The White Horse
--D. H. Lawrence

The youth walks up to the white horse, to put its halter on
and the horse looks at him in silence.
They are so silent, they are in another world.


Water streams down the mountain,
Clouds return to high caves,
When people can match
the clouds and water,
Iron trees will blossom,
and everywhere will be spring. 
— Ci'an Shoujing (mid 12th c)

[via daily zen]


--D. H. Lawrence

Slowly the moon is rising out of the ruddy haze,
Divesting herself of her golden shift, and so
Emerging white and exquisite; and I in amaze
See in the sky before me, a woman I did not know
I loved, but there she goes and her beauty hurts my heart;
I follow her down the night, begging her not to depart.


[ Bicycle Acrobats ; Charles Demuth (1917) ].........


Come On!
--William Carlos Williams 
A different kind of thought
...............................and more desperate
like that of
...............Sergeant So-and-So
...............................at the road
in Belleau Wood:
...............Come on!
...............................Do you want to live
...............................is the essence
of poetry
...............But it does not
take the same form.
...............For the most part
...............................it consists
in listening
...............to the nightingale
...............................of fools.


The Gentle Rejoinder
--Williams Carlos Williams 
These are the days I want to
give up my job and join
the old men I once saw
on the wharf at Villefranche
fishing for sea-snails,
with a split-stick,
in the shallow water-- 
.....................I know
something else you could catch,
she said, in the spring
as easily, if you
wanted to. But you probably
don't want to, do you?


--William Carlos Williams 
If I
could count the silence
I could sleep, sleep. 
But it
is one, one. No head even
to gnaw. Spinning. 
If I
could halt the glazed
spinning, surface of glass, 
my mind
could shove in its fingers
and break apart 
the smooth
singleness of the night--
until sleep dropped as rain 
upon me. 


[ March ; Edward Gordon ]..........

[via lilacs and wild geese]


Haiku- Winter 2018/19

moonless and snowless,
a winter night slumbers
without its magic

the farmer’s US flag,
side of a produce truck
en espaƱol

dry gulch road,
sunset fills in the trees above
squaw hollow creek

black cat black cow,
a rooster crowing with the dogs,
christmas eve morn

fresh barbwire cuts
on the neck of the barn dog,
his steaming chortle

wind turbines
spinning in fallow fields-
dust to dust

Chicago rust belt,
ghosts in the fluorescence 
of the Amtrak cars

new years day,
the sky only manages a few
fresh flakes of snow

slowly the snowfall
sifting about passwords
for tomorrow’s landscape

after the blizzard,
a canvas, a page, a space
fulfilling sunshine

scent of wood smoke,
snow that tickles my face
erases my footsteps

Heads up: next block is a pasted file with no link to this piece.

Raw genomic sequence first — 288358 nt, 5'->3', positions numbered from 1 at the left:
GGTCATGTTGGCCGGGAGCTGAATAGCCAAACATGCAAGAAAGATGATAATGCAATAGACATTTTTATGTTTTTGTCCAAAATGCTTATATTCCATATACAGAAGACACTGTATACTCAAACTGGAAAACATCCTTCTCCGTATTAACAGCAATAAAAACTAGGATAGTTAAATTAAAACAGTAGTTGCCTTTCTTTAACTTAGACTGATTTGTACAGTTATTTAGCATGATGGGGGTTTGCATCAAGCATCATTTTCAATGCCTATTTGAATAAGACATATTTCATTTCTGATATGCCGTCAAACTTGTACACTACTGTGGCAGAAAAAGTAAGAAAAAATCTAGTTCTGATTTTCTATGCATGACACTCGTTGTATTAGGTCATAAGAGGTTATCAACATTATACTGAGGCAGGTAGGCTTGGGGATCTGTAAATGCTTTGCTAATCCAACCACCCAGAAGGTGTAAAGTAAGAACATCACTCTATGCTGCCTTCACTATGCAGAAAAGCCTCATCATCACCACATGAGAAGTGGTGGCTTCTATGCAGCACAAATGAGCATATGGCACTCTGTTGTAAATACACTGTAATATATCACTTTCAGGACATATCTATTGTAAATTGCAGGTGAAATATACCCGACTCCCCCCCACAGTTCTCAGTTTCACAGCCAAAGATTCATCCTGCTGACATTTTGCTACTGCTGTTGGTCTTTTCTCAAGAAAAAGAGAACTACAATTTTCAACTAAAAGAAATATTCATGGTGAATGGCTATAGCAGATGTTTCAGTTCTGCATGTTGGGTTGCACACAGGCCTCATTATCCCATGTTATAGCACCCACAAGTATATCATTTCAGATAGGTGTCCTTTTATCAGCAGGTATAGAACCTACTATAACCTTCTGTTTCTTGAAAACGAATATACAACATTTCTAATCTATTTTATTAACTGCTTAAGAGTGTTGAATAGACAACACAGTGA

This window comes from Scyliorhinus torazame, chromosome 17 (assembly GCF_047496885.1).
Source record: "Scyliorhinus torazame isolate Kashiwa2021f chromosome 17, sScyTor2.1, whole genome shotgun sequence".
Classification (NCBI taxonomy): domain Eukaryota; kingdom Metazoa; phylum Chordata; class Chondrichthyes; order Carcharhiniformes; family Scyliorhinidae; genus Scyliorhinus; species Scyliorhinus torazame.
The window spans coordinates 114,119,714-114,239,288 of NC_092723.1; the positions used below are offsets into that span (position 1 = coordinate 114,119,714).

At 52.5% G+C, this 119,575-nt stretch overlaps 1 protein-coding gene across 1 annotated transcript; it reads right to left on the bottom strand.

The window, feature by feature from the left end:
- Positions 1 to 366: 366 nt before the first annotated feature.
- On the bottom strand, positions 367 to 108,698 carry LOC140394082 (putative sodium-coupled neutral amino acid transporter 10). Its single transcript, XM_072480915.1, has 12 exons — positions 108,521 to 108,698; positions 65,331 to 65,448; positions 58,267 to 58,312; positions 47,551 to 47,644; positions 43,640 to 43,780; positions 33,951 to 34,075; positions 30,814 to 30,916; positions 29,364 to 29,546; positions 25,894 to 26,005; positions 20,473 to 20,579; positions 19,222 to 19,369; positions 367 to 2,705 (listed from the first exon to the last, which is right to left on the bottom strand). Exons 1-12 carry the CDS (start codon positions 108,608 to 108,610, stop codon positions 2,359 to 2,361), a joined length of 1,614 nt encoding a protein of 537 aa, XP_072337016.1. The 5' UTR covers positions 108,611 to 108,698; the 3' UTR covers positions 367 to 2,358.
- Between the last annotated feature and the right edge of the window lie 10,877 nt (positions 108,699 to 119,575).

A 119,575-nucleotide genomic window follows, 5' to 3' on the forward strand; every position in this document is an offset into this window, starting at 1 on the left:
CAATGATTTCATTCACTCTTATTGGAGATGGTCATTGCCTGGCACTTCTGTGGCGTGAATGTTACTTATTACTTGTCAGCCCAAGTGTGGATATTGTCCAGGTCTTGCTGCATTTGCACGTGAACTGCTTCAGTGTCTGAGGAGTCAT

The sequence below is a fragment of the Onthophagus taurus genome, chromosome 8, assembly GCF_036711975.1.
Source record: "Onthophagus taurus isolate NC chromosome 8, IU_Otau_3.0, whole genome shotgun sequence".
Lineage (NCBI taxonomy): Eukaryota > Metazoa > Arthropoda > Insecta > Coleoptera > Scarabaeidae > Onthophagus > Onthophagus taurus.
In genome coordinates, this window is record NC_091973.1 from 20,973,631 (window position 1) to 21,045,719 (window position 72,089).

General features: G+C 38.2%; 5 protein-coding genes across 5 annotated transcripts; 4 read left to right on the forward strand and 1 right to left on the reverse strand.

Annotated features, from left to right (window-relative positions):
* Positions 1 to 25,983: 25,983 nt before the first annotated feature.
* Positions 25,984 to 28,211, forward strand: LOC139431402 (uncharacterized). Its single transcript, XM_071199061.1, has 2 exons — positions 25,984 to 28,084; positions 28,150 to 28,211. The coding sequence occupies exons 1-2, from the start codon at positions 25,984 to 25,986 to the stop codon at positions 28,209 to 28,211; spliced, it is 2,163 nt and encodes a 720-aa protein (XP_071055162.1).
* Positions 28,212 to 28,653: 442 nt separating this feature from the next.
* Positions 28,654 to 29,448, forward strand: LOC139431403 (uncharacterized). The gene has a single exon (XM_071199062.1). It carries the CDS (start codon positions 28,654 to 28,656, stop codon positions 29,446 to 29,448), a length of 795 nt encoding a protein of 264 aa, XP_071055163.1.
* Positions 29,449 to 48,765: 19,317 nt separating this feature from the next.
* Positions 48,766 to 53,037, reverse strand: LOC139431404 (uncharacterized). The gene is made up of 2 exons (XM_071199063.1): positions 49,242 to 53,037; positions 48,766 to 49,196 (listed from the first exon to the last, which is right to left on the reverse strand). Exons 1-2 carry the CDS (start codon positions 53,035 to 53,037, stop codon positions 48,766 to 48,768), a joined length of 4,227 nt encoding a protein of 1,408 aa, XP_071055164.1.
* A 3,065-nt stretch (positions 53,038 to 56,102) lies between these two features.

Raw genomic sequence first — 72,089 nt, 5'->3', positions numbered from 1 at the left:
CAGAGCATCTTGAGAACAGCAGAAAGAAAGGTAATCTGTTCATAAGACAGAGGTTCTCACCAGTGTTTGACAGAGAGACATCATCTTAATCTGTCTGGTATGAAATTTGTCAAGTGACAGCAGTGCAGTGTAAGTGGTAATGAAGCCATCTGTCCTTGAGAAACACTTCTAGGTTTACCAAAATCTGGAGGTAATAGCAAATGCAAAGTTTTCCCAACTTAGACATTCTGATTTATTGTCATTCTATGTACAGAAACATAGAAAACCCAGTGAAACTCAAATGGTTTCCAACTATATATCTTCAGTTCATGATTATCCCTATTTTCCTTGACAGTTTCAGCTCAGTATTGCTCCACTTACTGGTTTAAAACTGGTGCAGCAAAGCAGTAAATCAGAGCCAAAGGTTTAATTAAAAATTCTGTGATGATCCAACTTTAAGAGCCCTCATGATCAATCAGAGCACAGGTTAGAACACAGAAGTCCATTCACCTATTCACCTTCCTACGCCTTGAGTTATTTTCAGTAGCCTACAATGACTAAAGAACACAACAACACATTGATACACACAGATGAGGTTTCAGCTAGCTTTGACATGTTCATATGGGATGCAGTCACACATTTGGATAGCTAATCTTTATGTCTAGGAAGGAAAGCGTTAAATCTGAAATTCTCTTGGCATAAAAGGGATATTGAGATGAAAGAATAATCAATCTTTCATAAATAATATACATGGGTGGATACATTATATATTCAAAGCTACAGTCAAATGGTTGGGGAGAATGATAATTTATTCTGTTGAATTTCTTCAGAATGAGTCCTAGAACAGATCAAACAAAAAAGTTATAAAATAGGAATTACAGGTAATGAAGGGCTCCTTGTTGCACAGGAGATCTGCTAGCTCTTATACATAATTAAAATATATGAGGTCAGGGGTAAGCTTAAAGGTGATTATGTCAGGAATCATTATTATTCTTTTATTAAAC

what is solitude-
a rabbit and blue moon light
upon the snow

another cold day-
joy of complaining about
unimportant things

all those sad songs
across the dial of the FM radio-
slushy roads

friday afternoon,
shadows in the office
settle down into place

Those italicized denote an annual holiday road trip to visit family in rural Oklahoma.


A Gratitude 
Those fading pickets of winter,
when thin, unrecoverable time
all too easily buried down swift
to forgetfulness, as white snow 
solely stood for the mass of itself,
dormancy in every personal crutch
until presence redefined
through barricaded color, distal 
by stillness, like pale windows
girded with embittered ice. It was
only the rations of song, native
waters of mountainous blood, 
to remain pliable script within,
to hold fast through the limits of life,
to grip the adamant heart brought
with the sun burgeoning shadows. 


[ Allen Ginsberg ]

[via death & skulls]


The Crack
--Denise Levertov 
While snow fell carelessly
floating indifferent in eddies of
rooftop air, circling the black
a spring night entered
my mind through the tight-closed window,
a loose Russian shirt of
light silk.
...............For this, then,
that slanting
line was left, that crack, the pane
never replaced.


February Evening in New York
--Denise Levertov 
As the stores close, a winter light
....opens air to iris blue,
....glint of frost through the smoke
....grains of mica, salt of the sidewalk.
As the buildings close, released autonomous 
....feet pattern the streets
....in hurry and stroll; balloon heads
....drift and dive above them; the bodies 
....aren't really there.
As the lights brighten, as the sky darkens,
....a woman with crooked heels says to another woman 
....while they step along at a fair pace,
...."You know, I'm telling you, what I love best
....is life. I love life! Even if I ever get
....to be old and wheezy—or limp! You know?
....Limping along?I'd still ... " Out of hearing.
To the multiple disordered tones
....of gears changing, a dance
....to the compass points, out, four-way river. 
....Prospect of sky
....wedged into avenues, left at the ends of streets, 
....west sky, east sky: more life tonight! A range 
....of open time at winter's outskirts.


Marvellous Truth, confront us
at every turn,
in every guise, iron ball,
egg, dark horse, shadow,
of breath on the air,
in our crowded hearts
our steaming bathrooms, kitchens full of
things to be done, the
ordinary streets. 
Thrust close your smile
that we know you, terrible joy. 
--from Matins; Denise Levertov 


Taking the hands of someone you love,
You see they are delicate cages...
Tiny birds are singing
In the secluded prairies,
And in the deep valleys of the hand. 
--Robert Bly


As we walk we enter the magnetic fields of other bodies, and every smell we take in the communities of protozoa see; and a being inside leaps up toward it, as a horse rears at the starting gate, When you and I come near each other, we are drawn down into the sweetest pools of slowly circling energies, slowly circling smells. 
......Each living thing throws itself down before the dawn,
......And the night opens itself out behind it,
......And inside its own center lives! 
So the space between two people diminishes; it grows less and less; no one to weep; they merge at last. The sound that pours from the fingertips awakens clouds of cells far inside the other's body, and beings unknown to us start out on a pilgrimage to their Savior, to their holy place. Their holy place is a small black stone that they remember from Protozoic times, when it was rolled away from a door. 


Love Poem in Twos and Threes
--Robert Bly 
What kind of people
Are these? Some stammer
Of land, some
Want nothing but light--